5. Okay, I actually really like this episode (much more so than the second episode in the arch), and I think the main reason for that is one of the main reasons I identify with Scully in general.

    This is one of those episodes in which (it’s never actually said, but can be implied) they deal with Scully’s Irish-Catholicism. Now, I am mostly Irish Catholic (my Mother’s family is mostly Irish and my Father’s family has a bit of Irish in it; both family’s have been here (in America) for a while, so there’s some inter-mixing. The predominate nationality is Irish…I digress) and was raised in the Irish Catholic tradition, so I know the whole deal with the ghosts and seeing loved ones from the grave. I’ve never actually seen a loved one beyond the grave (as far as I can tell), but I can’t deny “feeling” things and such that I don’t really want to believe (I’m so really Scully, it’s not funny).

    Anyway, Irish Catholics believe in ghosts. I was raised to believe they (the loved ones whom went on to Heaven) still exist in our relm when they are needed (ie, to give us a message or tell us they’re okay), but I still haven’t seen it and don’t quite believe it. The point is, believing in past loved ones coming back to talk with you in either dreams or visions is a very Irish-Catholic thing, and although I’m a hard-core Catholic like later seasons Scully, I haven’t scene a ghost or had a vision, so I have trouble believing. However, I can see where this storyline came from, and thus respect it. When I watch Scully struggle with believing a ghost is calling her, I feel the same way. This is one of the reasons why later seasons Scully is someone I relate to (a fictional character, that is) more than most: she’s a realistic (relatively) young Irish-Catholic woman whom fully believes in her faith, but hasn’t really seen all the cliche aspecs associated with it (Scully has seen more than me, though; I don’t think I’d be such a skeptic of Mulder if I’d seen all that…Which brings me to another unrelated point about how Mulder believes in everything but Scully’s Catholisism…)…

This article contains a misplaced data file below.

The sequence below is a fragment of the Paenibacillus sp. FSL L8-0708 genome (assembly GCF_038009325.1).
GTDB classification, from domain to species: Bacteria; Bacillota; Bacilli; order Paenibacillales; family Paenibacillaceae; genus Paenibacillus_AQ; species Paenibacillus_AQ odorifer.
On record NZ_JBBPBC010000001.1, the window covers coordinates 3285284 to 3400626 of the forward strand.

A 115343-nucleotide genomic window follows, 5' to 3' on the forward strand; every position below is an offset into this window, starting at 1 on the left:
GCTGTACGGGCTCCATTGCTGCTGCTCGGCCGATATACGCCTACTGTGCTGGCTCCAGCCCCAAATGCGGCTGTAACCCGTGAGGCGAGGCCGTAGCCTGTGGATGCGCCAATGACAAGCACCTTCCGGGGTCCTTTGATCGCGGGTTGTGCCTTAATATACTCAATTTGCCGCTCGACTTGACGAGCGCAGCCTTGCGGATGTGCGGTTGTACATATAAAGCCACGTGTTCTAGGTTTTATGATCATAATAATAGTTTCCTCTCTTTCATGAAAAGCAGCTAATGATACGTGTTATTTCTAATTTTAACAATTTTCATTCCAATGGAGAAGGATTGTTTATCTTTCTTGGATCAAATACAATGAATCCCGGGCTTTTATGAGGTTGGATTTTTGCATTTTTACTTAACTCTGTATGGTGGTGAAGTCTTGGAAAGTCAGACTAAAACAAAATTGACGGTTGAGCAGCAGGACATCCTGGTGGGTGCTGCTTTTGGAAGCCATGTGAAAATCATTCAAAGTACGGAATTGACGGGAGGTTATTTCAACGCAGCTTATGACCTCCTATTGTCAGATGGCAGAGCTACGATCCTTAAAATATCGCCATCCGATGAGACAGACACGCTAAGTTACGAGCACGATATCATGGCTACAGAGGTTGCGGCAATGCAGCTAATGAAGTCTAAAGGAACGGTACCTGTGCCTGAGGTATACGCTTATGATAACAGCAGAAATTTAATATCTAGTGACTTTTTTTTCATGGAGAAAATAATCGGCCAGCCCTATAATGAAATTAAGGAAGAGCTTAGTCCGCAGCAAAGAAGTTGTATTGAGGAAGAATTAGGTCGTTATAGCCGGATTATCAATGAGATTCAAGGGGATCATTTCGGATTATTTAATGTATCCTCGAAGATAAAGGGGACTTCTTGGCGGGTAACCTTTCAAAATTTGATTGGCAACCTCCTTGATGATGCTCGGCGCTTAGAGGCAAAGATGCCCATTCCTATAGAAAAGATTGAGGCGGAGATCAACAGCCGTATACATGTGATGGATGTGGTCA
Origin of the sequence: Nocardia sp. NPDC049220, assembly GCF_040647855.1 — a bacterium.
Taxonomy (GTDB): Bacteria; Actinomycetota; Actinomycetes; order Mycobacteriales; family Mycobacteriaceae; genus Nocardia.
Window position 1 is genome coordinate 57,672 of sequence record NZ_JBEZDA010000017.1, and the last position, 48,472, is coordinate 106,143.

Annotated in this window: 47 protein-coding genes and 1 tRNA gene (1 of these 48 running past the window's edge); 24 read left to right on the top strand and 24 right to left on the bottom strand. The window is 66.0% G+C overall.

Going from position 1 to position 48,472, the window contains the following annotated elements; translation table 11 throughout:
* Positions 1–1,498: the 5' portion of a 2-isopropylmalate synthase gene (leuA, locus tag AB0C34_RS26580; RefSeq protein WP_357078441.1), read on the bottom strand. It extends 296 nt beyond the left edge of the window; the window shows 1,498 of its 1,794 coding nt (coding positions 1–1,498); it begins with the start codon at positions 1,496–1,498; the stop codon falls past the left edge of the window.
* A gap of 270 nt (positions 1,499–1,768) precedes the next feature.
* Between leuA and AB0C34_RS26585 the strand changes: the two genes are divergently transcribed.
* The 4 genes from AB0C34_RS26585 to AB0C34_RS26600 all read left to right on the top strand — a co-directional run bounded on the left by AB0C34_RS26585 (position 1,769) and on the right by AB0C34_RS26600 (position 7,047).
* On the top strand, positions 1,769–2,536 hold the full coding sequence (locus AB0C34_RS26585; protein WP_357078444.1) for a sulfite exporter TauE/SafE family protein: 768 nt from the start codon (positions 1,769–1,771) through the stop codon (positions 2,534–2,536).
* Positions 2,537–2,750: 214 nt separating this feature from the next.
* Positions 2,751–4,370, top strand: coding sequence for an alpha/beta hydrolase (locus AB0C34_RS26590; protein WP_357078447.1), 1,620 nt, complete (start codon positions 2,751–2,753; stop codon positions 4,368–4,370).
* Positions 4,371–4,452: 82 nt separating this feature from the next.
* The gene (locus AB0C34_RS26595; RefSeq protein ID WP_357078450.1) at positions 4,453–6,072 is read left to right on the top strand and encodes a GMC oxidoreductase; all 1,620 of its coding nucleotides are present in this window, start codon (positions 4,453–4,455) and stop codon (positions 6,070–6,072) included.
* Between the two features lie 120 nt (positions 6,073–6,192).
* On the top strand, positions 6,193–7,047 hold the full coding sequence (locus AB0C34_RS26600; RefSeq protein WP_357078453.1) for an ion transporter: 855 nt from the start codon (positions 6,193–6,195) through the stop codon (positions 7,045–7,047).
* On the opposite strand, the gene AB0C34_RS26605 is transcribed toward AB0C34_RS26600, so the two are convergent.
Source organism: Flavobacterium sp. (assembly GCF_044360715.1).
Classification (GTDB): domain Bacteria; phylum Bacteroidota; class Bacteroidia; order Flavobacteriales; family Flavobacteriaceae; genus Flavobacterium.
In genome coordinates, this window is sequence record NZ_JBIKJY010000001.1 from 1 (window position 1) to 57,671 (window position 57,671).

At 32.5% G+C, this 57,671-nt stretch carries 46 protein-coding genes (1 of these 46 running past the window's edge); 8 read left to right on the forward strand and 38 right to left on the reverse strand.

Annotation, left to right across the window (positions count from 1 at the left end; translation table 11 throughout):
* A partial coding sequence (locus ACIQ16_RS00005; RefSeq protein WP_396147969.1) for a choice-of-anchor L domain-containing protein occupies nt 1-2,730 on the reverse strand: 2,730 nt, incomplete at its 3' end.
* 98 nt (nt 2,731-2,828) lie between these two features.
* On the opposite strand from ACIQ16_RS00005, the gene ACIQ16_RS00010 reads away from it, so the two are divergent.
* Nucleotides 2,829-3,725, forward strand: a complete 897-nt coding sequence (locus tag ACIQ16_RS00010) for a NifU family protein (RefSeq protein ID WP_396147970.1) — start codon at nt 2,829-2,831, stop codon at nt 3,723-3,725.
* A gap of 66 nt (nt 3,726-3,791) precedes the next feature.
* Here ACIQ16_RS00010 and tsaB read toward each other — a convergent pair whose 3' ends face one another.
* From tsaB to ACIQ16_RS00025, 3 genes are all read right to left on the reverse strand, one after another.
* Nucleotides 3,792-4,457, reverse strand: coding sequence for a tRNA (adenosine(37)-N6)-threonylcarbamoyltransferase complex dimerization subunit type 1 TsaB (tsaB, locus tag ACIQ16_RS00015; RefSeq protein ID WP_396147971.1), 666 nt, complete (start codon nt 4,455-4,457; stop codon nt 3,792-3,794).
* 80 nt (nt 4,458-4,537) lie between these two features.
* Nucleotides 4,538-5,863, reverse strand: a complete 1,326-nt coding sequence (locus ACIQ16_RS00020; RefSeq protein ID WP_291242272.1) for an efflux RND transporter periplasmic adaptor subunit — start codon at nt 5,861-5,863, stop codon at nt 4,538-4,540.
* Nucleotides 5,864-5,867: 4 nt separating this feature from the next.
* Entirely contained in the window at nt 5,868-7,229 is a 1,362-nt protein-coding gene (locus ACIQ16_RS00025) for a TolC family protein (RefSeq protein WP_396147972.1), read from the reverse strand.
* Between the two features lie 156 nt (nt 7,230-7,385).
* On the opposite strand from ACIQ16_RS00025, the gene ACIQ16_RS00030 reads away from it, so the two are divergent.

So, basically Emily or no Emily, I love this arch for its exploration of Scully, her Irish-Catholic (so realistic, I wonder who actually wrote it) family, and the whole idea that Scully’s cancer was NOT this one-time thing that wouldn’t matter after a while. Additionally, I love how this epidode shows how good of an investigator Scully is; being so analytical and scientific, it often seems as though she’s a better detective (in general) than Mulder.

  6. Here’s one thing I can’t work out – since the writers of The X-Files clearly had rich and fertile imaginations, why all the Bills? Mulder’s dad is named Bill, Scully’s dad is named Bill, Scully’s brother is named Bill…was that seriously all that they could come up with?

    And having one main character called Dana, another Diana? Come on.

  7. I like this episode but the only thing that bugs me is that fake fluffy toy rabbit baby Dana kept in her lunch box and accidentally killed. Are we supposed to believe if you chuck a few maggots on a fluffy toy we’ll buy it as real? The effects department could of surely made up a more relalistic version.

  8. I thought Margaret Scully gave Dana her cross on her 16th birthday? (“Ascension” 2X06)

  9. Pingback: Season 5, Episode 6 – Christmas Carol | The X-Files Truth Podcast